In longitudinal analyses, we examined the outcomes of disability and pain by age group at 1 month, 3 months, and 6 months, while adjusting for demographic and historical features which were significant in our primary analyses: comorbidity score, duration of symptoms, and work status. Specific herniation characteristics were not adjusted for, because we did not wish to ‘adjust out’ for age-related anatomic factors. Figure 2 depicts outcome scores over time, adjusted for comorbidity, duration of symptoms, and work status. Both groups demonstrated the largest improvements in ODI and pain scores over the first month of follow-up, with a slower rate of improvement thereafter. In longitudinal analyses, no age group*time interaction was found for disability on the ODI, indicating no differences in rates of improvement between older and younger individuals. Significant age group*time interactions were noted, however, for the outcomes of leg pain (p=0.02) and back pain (p=0.04). The meaning of this interaction can be easily appreciated by simple visual inspection of longitudinal trends for adjusted pain scores in Figure 2. This figure demonstrates that trajectories of improvement between age groups were similar for the outcome of ODI. However, a greater amount of the total improvement in leg pain and back pain intensity in older adults was noted in the first month of follow-up, as compared to younger adults.
The primary finding of this study was that older adults demonstrated improvements in disability and pain with nonsurgical treatment that were not significantly different from those seen in younger adults over 6 months of follow-up, either with or without adjustment for potential confounders. No prior studies of nonsurgical treatment of MR-confirmed acute LDH have utilized repeated assessment with validated outcome measures at fixed intervals30-32. This has left a notable gap in our knowledge base regarding the course of improvement early in nonsurgically treated LDH. A secondary finding of this study was that while rates of improvement in disability were not significantly different in older adults as compared to younger adults, a greater amount of the total improvement in pain intensity occurred in the first month of follow-up in older adults. However, this difference with respect to rate of improvement in pain intensity was quite small, and not likely to be clinically significant.
Although some authors have asserted that the outcomes of LDH with nonsurgical treatment are poor in older adults16-18, to our knowledge, only one prospective study including nonsurgically treated patients has reported a negative influence of age on outcomes with LDH. In Weber’s randomized trial of surgical vs. nonsurgical treatment of LDH, increased age was found to be correlated with poor long-term outcome19. The findings of our study contradict Weber’s observation. The lack of concordance between our findings and Weber’s may be due to the fact that the study by Weber did not include adults over the age of 60, since Weber’s study was performed during a time when LDH was generally considered to be a problem exclusively of younger adults. On the contrary, the current study demonstrates that in a nonsurgical specialty spine clinic, the diagnosis of LDH is quite common, corroborating prior reports from surgical clinics. Indeed, almost 1/3 of all adult disk herniations presenting to this nonsurgical clinic during the study period were seen in adults age 60 or older. The overly simplistic paradigm of LDH as a disorder primarily of younger adults, and LSS as a disorder primarily of older adults, may potentially lead to misdiagnosis if relied upon heavily.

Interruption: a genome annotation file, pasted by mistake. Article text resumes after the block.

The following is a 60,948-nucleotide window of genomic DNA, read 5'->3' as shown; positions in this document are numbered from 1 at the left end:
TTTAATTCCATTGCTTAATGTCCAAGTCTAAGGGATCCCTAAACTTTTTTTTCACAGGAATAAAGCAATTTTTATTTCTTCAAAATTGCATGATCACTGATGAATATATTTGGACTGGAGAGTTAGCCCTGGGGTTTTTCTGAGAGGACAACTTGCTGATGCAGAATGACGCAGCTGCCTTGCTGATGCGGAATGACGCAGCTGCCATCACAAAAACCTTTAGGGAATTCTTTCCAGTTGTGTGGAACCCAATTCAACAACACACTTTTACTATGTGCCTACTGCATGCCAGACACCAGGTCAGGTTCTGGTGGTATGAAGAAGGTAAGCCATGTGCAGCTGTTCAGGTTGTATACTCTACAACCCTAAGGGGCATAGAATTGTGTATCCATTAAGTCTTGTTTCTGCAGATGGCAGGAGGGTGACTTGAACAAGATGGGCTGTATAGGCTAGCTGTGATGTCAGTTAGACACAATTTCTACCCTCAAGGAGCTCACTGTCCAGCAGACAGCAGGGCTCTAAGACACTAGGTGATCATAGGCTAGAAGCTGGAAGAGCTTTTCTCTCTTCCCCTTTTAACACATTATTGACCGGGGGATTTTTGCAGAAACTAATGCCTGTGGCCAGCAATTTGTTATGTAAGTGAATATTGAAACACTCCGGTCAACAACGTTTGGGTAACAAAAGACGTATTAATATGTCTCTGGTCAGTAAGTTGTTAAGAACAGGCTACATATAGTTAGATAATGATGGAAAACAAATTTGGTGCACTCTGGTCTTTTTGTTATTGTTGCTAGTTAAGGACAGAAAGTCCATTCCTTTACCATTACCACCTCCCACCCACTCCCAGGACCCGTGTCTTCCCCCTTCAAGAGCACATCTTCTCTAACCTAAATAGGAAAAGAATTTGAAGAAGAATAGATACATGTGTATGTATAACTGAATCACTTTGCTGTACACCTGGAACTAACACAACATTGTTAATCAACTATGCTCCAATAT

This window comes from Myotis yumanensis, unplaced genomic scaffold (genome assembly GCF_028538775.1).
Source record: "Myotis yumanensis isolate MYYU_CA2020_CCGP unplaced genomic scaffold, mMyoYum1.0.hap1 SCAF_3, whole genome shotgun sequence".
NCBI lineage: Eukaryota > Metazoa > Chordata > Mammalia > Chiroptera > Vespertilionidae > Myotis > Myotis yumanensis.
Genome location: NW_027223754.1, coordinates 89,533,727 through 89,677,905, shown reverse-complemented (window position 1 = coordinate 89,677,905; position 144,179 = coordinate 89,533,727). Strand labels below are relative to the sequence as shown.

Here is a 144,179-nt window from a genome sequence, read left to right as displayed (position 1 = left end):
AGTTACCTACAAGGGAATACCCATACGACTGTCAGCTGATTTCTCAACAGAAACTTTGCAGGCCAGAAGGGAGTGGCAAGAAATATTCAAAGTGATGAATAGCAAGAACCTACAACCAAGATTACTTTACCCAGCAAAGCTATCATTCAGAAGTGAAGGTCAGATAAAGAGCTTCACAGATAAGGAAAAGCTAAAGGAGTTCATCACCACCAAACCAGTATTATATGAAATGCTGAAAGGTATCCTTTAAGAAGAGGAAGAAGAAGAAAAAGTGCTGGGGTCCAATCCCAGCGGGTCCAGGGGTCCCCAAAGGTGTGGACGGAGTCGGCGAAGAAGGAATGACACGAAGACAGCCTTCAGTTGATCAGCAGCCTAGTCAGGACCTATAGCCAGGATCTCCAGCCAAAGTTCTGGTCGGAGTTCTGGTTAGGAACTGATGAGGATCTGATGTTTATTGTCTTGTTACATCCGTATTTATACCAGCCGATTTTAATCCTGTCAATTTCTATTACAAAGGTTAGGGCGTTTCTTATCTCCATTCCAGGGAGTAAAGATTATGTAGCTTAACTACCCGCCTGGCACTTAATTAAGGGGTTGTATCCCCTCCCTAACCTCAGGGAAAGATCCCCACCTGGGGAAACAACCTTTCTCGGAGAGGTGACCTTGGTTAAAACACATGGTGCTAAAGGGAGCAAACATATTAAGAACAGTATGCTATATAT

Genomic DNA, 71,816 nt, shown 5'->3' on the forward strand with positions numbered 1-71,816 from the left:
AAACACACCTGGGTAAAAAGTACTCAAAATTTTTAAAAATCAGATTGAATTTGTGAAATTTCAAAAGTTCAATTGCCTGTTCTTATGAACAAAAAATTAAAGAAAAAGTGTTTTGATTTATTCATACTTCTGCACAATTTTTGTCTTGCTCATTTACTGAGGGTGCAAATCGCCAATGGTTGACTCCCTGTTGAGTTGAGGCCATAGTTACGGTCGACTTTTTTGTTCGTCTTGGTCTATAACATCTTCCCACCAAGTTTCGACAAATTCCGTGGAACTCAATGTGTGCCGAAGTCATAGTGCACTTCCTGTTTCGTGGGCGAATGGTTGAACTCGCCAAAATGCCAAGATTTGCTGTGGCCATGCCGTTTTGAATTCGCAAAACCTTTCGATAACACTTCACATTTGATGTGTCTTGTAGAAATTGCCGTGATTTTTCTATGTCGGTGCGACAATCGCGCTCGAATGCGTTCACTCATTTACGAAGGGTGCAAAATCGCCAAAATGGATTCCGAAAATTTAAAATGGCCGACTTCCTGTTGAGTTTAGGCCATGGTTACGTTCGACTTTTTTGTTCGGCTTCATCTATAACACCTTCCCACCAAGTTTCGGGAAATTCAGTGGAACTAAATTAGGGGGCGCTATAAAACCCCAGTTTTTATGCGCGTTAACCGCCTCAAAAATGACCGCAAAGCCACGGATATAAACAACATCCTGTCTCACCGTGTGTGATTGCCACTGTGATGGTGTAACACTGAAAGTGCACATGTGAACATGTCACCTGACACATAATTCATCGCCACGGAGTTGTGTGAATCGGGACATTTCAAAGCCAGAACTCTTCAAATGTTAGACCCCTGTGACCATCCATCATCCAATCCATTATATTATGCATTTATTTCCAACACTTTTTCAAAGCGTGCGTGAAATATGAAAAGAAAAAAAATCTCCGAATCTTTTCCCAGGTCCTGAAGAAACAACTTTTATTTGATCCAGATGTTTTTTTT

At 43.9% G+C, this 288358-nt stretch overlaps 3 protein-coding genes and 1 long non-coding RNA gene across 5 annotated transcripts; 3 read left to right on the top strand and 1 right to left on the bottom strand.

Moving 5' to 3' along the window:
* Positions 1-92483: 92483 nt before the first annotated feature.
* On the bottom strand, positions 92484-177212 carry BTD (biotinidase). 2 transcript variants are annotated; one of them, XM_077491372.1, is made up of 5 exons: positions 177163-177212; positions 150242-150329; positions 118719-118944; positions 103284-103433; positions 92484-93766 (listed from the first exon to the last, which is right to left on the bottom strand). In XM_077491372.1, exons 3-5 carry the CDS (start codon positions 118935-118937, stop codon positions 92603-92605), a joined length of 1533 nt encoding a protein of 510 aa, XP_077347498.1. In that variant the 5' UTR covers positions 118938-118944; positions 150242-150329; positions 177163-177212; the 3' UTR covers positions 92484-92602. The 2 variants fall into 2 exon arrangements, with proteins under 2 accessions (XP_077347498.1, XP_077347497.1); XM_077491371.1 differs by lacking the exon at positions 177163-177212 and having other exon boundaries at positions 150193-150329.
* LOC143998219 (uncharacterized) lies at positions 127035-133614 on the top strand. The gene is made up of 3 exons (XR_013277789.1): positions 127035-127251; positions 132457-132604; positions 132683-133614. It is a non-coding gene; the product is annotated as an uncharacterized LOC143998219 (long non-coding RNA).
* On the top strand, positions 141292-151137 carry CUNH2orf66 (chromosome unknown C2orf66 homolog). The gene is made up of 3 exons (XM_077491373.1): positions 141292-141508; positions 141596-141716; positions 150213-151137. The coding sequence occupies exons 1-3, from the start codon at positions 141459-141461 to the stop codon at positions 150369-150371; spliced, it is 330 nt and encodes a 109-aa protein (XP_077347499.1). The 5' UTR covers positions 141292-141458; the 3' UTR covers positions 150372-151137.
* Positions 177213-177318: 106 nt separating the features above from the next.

This study has limitations. First, the relatively small sample size of this study may have limited our statistical power to detect differences between the two age groups with respect to the study outcomes. For this reason, we were unable to examine whether different age cutpoints (below age 60) were associated with clinical outcomes. Second, our findings may not be generalizable to older adults with severe bony stenosis in addition to stenosis secondary to LDH, since these adults may have been excluded due to our predefined study criteria. However, many subjects in this sample had moderate bony stenosis at one or more levels. Third, this study does not allow us to assess whether differences in outcomes affecting older adults may have emerged after longer than 6 months of follow-up. We believe this to be highly unlikely, in light of multiple studies which document that the vast majority of improvement in LDH occurs over the first 6 months of recovery3, 33. Fourth, the influence of some important psychological factors such as treatment expectancy, coping, self-efficacy, and fear avoidance beliefs were not examined in this study. Future studies may wish to examine the effects of these factors in older adults with LDH. Last, formal testing for cognitive impairments using mental status examination was not performed on all subjects. Although subjects with severe medical/psychiatric comorbidities that would limit study participation were excluded according to our study criteria, the unintentional inclusion of subjects with cognitive impairments is possible, and could potentially have affected our findings.
The well-documented increase in the utilization of spinal decompression procedures for older adults over recent decades is likely driven by many different factors. The current study offers no evidence to support the notion that outcomes of LDH with nonsurgical treatment are different in older adults as compared to younger adults. Other explanations for increasing rates of spine surgery in older adults include an increasing prevalence of spinal disorders in the community, surgical advancements in patient selection and technique allowing safer procedures for older adults, or a lack of consensus on indications for surgery. Further research is warranted to investigate the reasons behind increased surgical rates, and to determine whether this translates into better patient outcomes, at a reasonable cost to society.
The authors wish to thank the study participants for their time and effort.
Dr. Suri is funded by the Rehabilitation Medicine Scientist Training Program (RMSTP) and the National Institutes of Health (K12 HD001097-12).
Sponsor’s role: None.
Conflict of Interest: The authors declare that they have no potential financial and personal conflict of interests in the publication of this study.